Steamboat On The Upper Mississippi


Whether it is a ferry, a yacht, or an ocean liner, the sights and sounds of any passenger boat casting off from shore always call out to me. Last September, on a pellucid St. Louis evening, I was not merely an envious onlooker; I was aboard the luxurious steamboat Mississippi Queen . Traveling up the Mississippi River at about eight miles an hour, this stern-wheeler, built eleven years ago as a companion vessel to the sixty-one-yearold Delta Queen , was going to carry 350 passengers on a meandering 671-mile course from St. Louis to St. Paul. The journey was to last a week.

Our port of departure, St. Louis’s ancient levee, slopes sharply to the water, and deeply ridged cobbles line its shore. In the 185Os this same spot would have been choked with hundreds of steamboats carrying their cargoes of lead, flour, beans, tallow, and whiskey along the great national waterway. With boats tied up three or four deep, passengers and crew often found the only way to board their vessels was to scramble across the decks of neighboring ones. Now, just the flow of brownish river remains, placid home to a few small excursion and restaurant steamers, including one that sports the golden arches of a McDonald’s.

Two landmarks dominate the scene: Eero Saarinen’s soaring Gateway Arch on the shore and the seven-deck Mississippi Queen underfoot. Longer than a football field, flags and pennants flying, smoke pouring from twin stacks, huge red paddle wheel turning, she’s a lovely sight. With a powerful blast from the whistle and a nearly deafening calliope rendition of “Waiting for the Robert E. Lee,” we’re under way.

The Delta Queen Steamboat Company bills its cruises along America’s historic waterways as “The Last Great American Adventure.” How true this is depends, for the most part, upon individual interests. Those passengers who wish to feast on history will find it served up in satisfying portions; on-board lectures, guided tours ashore, historical tidbits sprinkled in the daily Steamboatin’ Times , and some good film adaptations of Mark Twain’s works offer nourishing fare. For others aboard, the party atmosphere definitely is the main attraction.

The first daylight transit of a lock was novelty enough to draw everyone on deck to watch. This upper portion of the river is segmented by twenty-nine locks and dams. A Corps of Engineers project dating from the 1930s, the lock system was designed to assure the river’s normally shallow northern reaches a steady flow of water with a minimum depth of 9 feet. In all, we will rise about 290 feet above St. Louis, experiencing different elevations at each lock, from 38 feet at Lock 19 to just 3 inches at Lock 3.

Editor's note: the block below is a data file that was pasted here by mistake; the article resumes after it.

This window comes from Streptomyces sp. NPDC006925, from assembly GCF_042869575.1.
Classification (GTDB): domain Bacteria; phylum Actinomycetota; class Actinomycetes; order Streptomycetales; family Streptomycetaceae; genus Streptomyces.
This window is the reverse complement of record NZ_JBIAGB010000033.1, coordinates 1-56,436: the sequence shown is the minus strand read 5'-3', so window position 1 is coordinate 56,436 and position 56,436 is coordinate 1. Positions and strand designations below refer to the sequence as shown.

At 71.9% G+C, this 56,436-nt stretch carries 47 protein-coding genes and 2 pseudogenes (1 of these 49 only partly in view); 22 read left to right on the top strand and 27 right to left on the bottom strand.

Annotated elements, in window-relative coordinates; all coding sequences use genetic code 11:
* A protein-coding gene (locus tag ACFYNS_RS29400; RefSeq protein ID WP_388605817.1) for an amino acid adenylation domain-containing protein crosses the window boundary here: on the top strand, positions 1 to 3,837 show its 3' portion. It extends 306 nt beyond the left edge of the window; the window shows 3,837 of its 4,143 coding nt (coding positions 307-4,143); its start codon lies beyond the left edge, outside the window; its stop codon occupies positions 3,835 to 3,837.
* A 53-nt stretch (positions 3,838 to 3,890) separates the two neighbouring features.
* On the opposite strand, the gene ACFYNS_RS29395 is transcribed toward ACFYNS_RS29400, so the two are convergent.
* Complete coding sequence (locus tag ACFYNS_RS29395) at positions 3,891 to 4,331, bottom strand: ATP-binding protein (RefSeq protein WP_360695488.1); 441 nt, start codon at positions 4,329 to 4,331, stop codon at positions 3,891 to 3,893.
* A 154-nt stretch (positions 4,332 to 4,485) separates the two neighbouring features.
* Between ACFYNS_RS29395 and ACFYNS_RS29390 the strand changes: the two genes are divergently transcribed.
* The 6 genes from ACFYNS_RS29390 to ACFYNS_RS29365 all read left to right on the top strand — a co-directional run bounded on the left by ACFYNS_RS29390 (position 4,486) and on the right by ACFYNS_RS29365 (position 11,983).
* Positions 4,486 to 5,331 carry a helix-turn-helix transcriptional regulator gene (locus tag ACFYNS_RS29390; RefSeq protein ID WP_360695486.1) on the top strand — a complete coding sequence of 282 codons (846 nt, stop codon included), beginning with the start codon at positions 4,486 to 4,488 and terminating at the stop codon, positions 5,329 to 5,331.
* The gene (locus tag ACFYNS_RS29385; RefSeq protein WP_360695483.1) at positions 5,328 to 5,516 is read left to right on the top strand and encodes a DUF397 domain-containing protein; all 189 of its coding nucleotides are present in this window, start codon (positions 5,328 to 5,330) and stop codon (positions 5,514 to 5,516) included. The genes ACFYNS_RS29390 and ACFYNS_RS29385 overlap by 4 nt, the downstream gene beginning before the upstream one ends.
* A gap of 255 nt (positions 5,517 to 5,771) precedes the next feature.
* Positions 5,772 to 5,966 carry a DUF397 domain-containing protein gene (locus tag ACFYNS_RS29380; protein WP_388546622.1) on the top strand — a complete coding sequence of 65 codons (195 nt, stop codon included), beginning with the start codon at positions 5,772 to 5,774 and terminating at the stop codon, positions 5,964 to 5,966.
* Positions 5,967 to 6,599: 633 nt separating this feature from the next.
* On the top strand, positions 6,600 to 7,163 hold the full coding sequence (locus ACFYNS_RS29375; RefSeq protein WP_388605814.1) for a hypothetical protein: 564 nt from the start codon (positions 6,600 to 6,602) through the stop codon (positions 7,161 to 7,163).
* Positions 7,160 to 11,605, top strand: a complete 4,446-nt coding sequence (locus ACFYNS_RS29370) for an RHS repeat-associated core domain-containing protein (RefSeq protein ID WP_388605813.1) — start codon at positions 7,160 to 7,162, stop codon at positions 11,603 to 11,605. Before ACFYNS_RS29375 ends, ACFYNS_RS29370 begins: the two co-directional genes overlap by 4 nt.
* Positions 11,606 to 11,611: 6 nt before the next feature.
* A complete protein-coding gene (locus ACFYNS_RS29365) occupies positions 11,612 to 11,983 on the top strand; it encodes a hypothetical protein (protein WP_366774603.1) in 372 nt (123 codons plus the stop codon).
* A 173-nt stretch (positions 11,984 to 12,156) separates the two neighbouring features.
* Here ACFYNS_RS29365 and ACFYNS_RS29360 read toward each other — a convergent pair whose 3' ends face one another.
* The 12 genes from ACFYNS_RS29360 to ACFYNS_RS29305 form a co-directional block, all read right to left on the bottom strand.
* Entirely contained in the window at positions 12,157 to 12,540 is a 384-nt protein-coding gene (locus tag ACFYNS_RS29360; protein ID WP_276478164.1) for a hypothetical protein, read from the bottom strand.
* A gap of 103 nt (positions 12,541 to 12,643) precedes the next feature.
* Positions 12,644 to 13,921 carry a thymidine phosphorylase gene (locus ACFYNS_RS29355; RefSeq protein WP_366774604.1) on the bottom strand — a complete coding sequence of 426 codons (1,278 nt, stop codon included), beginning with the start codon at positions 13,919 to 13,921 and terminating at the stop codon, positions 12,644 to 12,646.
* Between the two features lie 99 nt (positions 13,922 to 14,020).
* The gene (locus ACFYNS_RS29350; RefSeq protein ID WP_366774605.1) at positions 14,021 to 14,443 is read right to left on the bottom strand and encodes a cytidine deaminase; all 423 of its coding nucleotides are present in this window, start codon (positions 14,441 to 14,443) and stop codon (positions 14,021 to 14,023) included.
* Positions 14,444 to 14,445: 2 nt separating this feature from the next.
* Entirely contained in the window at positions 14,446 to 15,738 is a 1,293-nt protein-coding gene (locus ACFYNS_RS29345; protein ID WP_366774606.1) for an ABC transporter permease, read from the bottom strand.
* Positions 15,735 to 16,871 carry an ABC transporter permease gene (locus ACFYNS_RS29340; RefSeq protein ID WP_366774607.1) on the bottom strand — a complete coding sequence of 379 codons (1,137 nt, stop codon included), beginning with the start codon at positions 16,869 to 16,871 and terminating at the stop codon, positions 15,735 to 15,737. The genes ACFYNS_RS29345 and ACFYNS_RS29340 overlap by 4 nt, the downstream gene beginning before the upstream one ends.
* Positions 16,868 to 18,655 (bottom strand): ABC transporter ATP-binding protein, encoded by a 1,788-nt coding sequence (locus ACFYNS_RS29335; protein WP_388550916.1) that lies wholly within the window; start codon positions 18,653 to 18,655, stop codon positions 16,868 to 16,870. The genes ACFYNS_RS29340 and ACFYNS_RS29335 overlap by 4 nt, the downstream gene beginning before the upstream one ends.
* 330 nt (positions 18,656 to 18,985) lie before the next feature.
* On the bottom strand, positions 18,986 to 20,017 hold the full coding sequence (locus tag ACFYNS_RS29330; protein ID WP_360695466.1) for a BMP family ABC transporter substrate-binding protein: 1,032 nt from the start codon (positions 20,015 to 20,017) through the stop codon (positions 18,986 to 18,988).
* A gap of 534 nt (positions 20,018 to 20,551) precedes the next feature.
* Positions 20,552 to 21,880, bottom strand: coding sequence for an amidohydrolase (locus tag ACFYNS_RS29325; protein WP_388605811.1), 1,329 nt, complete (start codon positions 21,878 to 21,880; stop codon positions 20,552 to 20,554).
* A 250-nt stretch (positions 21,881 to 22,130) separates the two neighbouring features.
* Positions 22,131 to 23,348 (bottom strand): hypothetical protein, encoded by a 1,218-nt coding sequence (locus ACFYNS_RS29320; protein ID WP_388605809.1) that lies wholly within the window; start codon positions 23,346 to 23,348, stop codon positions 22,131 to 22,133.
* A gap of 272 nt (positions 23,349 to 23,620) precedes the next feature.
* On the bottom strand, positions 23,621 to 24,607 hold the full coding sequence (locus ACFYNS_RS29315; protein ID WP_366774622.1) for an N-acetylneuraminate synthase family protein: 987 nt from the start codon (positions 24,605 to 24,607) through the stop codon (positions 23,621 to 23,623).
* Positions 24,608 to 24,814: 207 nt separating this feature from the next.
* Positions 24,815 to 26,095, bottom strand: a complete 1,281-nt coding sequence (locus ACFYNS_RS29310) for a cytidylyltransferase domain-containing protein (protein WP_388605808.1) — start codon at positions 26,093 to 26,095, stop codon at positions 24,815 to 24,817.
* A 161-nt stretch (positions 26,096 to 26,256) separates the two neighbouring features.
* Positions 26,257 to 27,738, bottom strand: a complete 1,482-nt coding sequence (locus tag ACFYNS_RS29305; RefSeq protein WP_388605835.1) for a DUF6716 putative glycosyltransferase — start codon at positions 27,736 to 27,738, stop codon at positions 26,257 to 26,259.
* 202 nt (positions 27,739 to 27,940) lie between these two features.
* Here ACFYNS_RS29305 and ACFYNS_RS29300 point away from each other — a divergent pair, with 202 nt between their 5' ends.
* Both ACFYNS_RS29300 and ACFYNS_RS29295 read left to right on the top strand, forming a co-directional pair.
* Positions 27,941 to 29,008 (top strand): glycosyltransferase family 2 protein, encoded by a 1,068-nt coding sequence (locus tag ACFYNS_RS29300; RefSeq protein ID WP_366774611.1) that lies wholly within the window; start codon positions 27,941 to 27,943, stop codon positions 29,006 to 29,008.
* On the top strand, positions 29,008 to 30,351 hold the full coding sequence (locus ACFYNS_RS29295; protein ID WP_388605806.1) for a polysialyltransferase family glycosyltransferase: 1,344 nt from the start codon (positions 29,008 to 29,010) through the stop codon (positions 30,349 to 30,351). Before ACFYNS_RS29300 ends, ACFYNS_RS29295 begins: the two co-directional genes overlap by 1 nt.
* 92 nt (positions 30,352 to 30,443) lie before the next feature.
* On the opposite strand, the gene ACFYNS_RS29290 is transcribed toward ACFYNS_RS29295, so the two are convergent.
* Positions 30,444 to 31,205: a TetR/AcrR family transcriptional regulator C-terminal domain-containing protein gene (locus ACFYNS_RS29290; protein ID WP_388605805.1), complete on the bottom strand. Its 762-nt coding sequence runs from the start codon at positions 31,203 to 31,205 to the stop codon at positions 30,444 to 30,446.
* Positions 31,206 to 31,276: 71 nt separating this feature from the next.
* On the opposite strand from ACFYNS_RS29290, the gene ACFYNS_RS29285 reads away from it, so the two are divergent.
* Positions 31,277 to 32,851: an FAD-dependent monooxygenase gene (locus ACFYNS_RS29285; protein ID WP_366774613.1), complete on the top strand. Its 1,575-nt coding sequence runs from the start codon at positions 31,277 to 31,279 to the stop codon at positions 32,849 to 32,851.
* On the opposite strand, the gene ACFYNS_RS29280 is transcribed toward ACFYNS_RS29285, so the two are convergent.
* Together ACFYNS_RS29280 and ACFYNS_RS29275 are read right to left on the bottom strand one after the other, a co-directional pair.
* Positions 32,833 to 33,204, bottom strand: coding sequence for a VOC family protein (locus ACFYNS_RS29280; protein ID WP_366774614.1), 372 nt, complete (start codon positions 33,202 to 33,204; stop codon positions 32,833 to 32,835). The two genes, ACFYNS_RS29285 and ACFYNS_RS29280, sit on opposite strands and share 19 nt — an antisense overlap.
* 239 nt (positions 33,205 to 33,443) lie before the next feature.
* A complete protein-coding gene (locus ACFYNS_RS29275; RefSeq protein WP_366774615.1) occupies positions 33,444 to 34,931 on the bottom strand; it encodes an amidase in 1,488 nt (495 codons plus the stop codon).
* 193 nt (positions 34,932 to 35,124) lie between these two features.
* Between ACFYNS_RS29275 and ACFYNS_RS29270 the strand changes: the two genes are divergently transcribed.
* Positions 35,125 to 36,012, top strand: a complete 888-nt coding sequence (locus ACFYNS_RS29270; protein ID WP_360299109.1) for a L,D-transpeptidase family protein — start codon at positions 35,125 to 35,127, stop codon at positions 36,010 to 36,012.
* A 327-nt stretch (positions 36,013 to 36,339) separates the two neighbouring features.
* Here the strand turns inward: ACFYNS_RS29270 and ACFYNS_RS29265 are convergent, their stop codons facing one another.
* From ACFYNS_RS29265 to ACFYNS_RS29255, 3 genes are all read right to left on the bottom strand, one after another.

After the first few passages through the locks, mainly the diehard enthusiasts show up. But there is always something worth seeing. Townspeople crowd reviewing stands, applauding as the boat enters and departs; parents hoist astonished youngsters to their shoulders for a better look; a hometown banjo player picks out “Bye Bye Blackbird,” and everyone joins in; a group of Texans on board discovers some countrymen onshore, and they call out their addresses; another passenger urges a couple of onlookers, “Come to South Carolina. You’ll never be sorry!” Such moments are common during the trip; the arrival of the Queens is as spirited an event now as it was in the 1840s, when the call “Steamboat comin’ ” sounded the length of the river.

Where thousands of steam vessels once carried overnight passengers on American waters, only the Mississippi Queen and the Delta Queen do so today. The Mississippi Queen ’s two compound condensing steam engines provide all electricity on board, generating enough power to keep a small city going. And steam alone drives the paddle wheel, says Charlie Ritchie, the thirry-five-yearold captain. “There are no hidden propellers.” Fittingly the engaging young skipper is a fifth-generation riverboat captain. (His distant cousin George Ritchie is portrayed in Life on the Mississippi as a cub pilot and companion of the young Samuel Clemens.) The present Captain Ritchie tells a gathering of passengers of his ambition to earn more licenses to pilot the Mississippi and its tributaries “than any other living human being.” His only close rival: his father. Describing the rigors of the pilot’s test, Ritchie says, “It’s probably the same one —word for word—that Samuel Clemens took.” Of his own initiation to the river, Twain wrote, “The face of the water, in time, became a wonderful book—a book that was a dead language to the uneducated passenger, but which told its mind to me without reserve, delivering its most cherished secrets as clearly as if it had uttered them with a voice.”